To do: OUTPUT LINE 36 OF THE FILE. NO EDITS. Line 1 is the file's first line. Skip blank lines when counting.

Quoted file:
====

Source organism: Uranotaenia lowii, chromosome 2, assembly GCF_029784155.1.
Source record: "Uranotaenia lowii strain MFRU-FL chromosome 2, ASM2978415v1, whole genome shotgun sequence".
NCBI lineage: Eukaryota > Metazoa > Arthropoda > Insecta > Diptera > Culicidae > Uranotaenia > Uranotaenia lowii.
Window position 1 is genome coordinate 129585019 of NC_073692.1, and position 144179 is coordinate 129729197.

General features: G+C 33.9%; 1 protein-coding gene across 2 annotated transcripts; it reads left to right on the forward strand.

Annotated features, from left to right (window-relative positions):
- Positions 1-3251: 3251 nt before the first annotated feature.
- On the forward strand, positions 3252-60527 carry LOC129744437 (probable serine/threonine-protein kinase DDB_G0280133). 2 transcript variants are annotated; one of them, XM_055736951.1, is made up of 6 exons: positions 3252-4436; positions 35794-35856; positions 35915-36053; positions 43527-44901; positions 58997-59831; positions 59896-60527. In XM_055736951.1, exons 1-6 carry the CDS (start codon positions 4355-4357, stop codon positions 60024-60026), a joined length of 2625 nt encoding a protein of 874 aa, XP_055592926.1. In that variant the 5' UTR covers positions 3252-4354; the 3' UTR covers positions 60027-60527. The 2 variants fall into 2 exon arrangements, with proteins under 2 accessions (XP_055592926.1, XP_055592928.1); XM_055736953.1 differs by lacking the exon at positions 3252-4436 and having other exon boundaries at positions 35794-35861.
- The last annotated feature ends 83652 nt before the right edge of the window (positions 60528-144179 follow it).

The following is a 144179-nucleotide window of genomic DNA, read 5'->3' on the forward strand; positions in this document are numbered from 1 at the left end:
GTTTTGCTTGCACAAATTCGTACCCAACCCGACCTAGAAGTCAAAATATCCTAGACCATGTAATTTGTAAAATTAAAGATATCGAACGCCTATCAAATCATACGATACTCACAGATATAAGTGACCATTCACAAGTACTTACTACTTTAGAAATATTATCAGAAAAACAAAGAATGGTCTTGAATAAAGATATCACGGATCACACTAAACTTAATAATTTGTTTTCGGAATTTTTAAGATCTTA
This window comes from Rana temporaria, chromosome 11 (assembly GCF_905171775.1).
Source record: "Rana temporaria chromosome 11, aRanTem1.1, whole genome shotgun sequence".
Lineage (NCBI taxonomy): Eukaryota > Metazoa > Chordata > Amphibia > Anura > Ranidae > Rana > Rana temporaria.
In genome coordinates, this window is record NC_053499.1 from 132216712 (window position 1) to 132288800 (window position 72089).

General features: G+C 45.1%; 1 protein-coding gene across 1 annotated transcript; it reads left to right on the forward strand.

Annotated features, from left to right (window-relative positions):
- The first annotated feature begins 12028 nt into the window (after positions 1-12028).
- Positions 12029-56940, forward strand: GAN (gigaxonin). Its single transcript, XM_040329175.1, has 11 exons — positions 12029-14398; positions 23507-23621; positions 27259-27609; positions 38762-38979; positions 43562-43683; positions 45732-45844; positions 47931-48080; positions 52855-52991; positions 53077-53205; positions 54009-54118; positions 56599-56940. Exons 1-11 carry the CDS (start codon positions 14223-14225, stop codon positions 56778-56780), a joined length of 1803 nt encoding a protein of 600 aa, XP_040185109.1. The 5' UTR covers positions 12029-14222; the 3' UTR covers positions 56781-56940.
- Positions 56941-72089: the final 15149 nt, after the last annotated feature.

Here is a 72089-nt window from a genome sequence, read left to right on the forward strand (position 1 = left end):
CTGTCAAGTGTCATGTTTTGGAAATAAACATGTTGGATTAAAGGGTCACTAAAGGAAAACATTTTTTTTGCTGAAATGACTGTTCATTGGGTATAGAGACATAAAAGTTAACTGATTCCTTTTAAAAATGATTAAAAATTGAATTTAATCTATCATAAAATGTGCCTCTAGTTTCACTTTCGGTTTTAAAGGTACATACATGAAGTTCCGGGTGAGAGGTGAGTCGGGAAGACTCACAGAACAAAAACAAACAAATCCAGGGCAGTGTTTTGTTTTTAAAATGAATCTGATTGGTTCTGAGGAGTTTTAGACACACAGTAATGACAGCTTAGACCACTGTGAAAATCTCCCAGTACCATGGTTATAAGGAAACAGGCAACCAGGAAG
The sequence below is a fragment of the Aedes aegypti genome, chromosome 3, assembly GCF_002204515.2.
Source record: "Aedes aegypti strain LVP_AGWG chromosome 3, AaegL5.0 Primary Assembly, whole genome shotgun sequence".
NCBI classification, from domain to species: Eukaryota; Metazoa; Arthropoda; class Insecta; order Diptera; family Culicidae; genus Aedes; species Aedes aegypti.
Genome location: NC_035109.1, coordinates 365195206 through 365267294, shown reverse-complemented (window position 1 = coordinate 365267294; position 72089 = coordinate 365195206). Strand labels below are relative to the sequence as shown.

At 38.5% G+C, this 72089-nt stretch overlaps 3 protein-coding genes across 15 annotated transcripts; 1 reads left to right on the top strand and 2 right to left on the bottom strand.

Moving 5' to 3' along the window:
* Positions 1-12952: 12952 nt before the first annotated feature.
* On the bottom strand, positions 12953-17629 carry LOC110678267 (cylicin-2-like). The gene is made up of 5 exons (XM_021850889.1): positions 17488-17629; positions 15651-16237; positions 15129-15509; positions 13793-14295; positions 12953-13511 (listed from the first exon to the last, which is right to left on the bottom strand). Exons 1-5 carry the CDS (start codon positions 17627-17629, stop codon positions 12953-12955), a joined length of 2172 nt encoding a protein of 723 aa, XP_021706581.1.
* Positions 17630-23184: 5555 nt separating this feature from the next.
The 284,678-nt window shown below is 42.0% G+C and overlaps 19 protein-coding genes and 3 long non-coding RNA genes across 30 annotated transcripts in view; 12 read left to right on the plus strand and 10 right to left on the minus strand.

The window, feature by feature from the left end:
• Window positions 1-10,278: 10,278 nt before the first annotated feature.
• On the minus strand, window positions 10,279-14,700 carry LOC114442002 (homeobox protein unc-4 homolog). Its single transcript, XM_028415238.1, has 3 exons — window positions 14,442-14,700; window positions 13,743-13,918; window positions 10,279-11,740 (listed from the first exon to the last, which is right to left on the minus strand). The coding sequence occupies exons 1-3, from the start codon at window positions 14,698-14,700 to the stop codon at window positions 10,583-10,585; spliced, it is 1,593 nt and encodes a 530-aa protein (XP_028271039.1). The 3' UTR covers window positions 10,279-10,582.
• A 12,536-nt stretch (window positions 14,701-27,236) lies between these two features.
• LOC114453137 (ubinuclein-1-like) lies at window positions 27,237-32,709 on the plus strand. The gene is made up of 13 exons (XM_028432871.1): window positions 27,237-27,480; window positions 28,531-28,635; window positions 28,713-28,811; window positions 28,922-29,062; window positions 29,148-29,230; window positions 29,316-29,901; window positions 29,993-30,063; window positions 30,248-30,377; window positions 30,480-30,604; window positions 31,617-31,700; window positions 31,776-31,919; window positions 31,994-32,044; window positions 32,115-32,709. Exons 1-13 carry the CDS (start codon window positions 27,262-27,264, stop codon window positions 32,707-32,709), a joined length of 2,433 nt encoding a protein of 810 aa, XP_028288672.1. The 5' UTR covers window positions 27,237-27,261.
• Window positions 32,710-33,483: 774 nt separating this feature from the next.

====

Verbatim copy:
• A 12,536-nt stretch (window positions 14,701-27,236) lies between these two features.